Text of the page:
Posted on 7.6.18 by Danielle Ayres
The 2018 FIFA World Cup kicks off in Russia on 14 June and concludes with the final on 15 July. During that time there will be 62 football matches in total with kick-off times taking place between 1.00pm and 8.00pm.
England will play at least three games, one of them being during the day against Panama on 20 June at 1.00pm, which is sure to attract a lot of attention.
Many of your staff will be excited about the tournament and will have already figured out the most important games for them to watch, and which of these will clash with their usual working hours. Therefore, with just under a week to go before the first whistle blows it’s vital that you prepare and communicate your tournament game plan.
The main issues for employers surrounding the tournament will be:
- Sickness absence;
- Annual leave requests;
- Internet and social media usage during working hours; and
- Drinking or being under the influence during working hours.
Prepare in Advance – ACAS urges flexibility
Employees may be desperate to watch these big games live and ACAS have released a set of guidelines for companies and staff to avoid disputes. Within this they have called for employers to be lenient with staff during the tournament.
ACAS have advised that employers should have agreements in place with employees in advance of the tournament kicking-off. In addition to this, we would advise that any such strategy that is adopted for the World Cup is clearly communicated with all members of staff so that your expectations of what is, or is not, acceptable are transparent.
If you set your stall out early and in the clearest terms possible, it will assist you if you need to take appropriate action where employees need a red card (pardon the pun). Not communicating this could mean that your business suffers due to absenteeism and low work performance.
In order to avoid unauthorised absenteeism, an option is to offer staff the ability to take time off as unpaid leave or as holiday. If staff work set shifts, you may be able to accommodate requests when allocating shifts and/or allow staff to swap shifts between themselves, providing they obtain prior management consent.
Employers may wish to have a more flexible working day with employees coming in or finishing earlier to suit kick-off times, but still ensuring they work their contractual hours.
Screening certain of the matches during the working day is something some organisations may opt to do, with staff working back any time missed or allowing staff time out of their working day to watch some games without having to work the time back.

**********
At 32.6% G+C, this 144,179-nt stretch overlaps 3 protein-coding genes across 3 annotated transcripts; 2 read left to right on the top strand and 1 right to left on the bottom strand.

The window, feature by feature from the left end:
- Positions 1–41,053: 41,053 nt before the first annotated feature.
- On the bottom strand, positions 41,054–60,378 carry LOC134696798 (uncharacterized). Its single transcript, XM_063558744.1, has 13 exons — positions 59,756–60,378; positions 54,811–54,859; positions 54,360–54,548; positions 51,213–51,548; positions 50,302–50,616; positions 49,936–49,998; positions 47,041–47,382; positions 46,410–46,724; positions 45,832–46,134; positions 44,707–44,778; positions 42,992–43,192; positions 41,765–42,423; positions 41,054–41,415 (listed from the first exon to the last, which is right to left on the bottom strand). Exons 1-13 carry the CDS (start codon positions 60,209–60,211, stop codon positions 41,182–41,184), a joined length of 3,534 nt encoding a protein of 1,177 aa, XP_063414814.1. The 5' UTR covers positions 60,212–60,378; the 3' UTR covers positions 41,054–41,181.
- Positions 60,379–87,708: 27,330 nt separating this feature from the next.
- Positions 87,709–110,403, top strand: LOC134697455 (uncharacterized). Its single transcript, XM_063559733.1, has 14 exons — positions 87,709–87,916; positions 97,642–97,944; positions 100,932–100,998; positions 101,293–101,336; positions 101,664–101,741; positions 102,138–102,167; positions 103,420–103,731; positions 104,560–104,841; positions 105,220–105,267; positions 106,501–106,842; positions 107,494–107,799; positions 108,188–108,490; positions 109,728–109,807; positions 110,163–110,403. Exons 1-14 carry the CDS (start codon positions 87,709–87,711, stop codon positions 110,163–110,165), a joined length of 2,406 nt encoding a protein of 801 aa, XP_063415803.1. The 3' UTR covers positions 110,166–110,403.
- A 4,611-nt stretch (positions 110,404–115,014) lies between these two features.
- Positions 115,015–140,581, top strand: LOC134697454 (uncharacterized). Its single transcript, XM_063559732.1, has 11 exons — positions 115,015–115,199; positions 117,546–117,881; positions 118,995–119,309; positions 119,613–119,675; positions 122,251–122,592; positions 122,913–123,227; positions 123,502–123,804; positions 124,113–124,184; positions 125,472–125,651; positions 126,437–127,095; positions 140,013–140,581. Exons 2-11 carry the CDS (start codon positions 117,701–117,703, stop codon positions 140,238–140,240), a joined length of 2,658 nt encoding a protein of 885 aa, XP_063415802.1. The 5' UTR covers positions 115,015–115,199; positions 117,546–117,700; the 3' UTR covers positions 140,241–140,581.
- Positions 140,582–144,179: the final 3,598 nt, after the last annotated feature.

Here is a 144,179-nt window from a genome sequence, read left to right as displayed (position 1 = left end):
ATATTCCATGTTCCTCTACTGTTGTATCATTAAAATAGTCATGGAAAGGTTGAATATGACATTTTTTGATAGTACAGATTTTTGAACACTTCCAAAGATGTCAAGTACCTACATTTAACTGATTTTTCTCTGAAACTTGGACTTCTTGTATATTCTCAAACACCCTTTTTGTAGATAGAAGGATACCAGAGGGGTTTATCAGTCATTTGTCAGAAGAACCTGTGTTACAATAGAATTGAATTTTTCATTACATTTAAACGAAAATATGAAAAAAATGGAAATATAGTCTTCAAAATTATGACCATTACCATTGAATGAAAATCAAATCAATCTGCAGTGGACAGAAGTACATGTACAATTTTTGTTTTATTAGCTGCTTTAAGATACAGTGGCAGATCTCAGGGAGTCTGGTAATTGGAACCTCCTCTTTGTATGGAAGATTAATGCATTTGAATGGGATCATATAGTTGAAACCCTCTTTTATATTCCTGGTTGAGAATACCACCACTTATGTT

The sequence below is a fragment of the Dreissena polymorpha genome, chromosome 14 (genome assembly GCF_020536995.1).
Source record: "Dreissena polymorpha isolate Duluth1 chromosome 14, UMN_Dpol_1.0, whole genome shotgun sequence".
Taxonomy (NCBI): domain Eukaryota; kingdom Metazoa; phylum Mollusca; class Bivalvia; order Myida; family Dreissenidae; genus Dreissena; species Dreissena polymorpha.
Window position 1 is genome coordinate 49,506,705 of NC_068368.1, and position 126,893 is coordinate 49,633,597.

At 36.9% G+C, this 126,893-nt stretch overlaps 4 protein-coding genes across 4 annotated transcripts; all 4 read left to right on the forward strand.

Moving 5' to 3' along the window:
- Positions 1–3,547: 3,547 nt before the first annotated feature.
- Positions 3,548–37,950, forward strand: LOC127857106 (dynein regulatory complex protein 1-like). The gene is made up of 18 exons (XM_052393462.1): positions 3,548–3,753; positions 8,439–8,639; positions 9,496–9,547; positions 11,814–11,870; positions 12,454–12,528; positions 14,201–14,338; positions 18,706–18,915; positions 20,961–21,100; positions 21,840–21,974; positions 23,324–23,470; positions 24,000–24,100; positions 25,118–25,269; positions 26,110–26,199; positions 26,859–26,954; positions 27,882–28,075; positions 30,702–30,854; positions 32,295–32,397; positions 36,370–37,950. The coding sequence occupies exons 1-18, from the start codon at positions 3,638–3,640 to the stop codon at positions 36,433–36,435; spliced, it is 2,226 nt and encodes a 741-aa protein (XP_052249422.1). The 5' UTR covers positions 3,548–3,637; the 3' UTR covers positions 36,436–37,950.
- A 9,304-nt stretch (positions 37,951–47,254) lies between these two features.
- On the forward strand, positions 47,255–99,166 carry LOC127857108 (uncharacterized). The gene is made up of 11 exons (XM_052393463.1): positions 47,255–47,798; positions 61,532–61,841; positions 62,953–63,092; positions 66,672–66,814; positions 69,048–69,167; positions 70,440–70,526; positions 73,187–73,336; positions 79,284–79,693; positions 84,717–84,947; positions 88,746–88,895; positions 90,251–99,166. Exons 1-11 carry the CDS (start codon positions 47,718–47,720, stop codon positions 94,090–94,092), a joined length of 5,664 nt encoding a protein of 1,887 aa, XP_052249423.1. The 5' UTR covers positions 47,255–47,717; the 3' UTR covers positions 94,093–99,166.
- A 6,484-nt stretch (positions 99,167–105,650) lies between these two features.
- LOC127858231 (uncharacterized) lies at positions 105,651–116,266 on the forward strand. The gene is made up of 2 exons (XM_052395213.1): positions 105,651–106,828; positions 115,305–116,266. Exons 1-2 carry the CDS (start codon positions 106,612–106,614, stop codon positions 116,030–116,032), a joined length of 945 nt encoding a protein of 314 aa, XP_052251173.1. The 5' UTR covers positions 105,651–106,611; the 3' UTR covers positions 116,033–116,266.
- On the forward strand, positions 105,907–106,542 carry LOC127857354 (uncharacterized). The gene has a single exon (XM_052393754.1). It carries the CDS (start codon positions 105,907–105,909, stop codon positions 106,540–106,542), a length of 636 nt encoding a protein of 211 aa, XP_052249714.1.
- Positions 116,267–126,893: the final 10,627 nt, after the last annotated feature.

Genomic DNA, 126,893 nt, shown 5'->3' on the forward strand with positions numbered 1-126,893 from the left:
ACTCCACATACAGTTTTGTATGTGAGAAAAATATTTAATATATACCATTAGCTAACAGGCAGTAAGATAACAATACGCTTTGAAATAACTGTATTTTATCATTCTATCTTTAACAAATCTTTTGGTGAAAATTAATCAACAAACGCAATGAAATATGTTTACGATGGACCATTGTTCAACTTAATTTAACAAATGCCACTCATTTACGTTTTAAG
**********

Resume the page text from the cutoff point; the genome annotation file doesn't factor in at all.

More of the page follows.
Employees following the tournament may wish to keep up to date with the match scores online or on smart phones during the course of their working hours. You should therefore reinforce expectations, reminding staff of company internet and monitoring policies.
Employers may allow employees to access certain football streaming websites during work hours, or if you are wanting to take a stricter approach, you can stop internet use entirely and/or block certain websites.
Sickness policies should still apply during this time and these policies should be operated fairly and consistently for all staff.
Levels of attendance ought to be monitored in accordance with any such policy and any unauthorised absence or patterns in absence should result in formal proceedings. This could include the monitoring of high levels of sickness, late attendance or lower levels of performance at work due to post match celebrations.
Drinking or being under the influence at work
Some employees may like to enjoy a drink or two during matches. However, coming to work under the influence of alcohol or being caught drinking during working hours could result in disciplinary procedures.
Employers should consider having guidelines in place which clearly set out what is acceptable in the workplace concerning alcohol. Before the World Cup begins, it may be best for employers to remind staff of what is expected from them.
ACAS Chairman, Sir Brendan Barber said: “The World Cup is an exciting event for many football fans but staff should avoid getting a red card for unreasonable demands or behaviour in the workplace during this period. Many businesses need to maintain a certain staffing level in order to survive. Employers should have a set of simple workplace agreements in place before kick-off to help ensure their businesses remain productive whilst keeping staff on side too.”
Similar to football, most businesses rely on strong team work. By establishing the ground rules early on and ensuring everyone knows the team tactics then you should be onto a winner at full-time. If your require advice in relation to the issues in this blog, give Gorvins a call on 0161 930 5151 or email at Danielle.Aryes@gorvins.com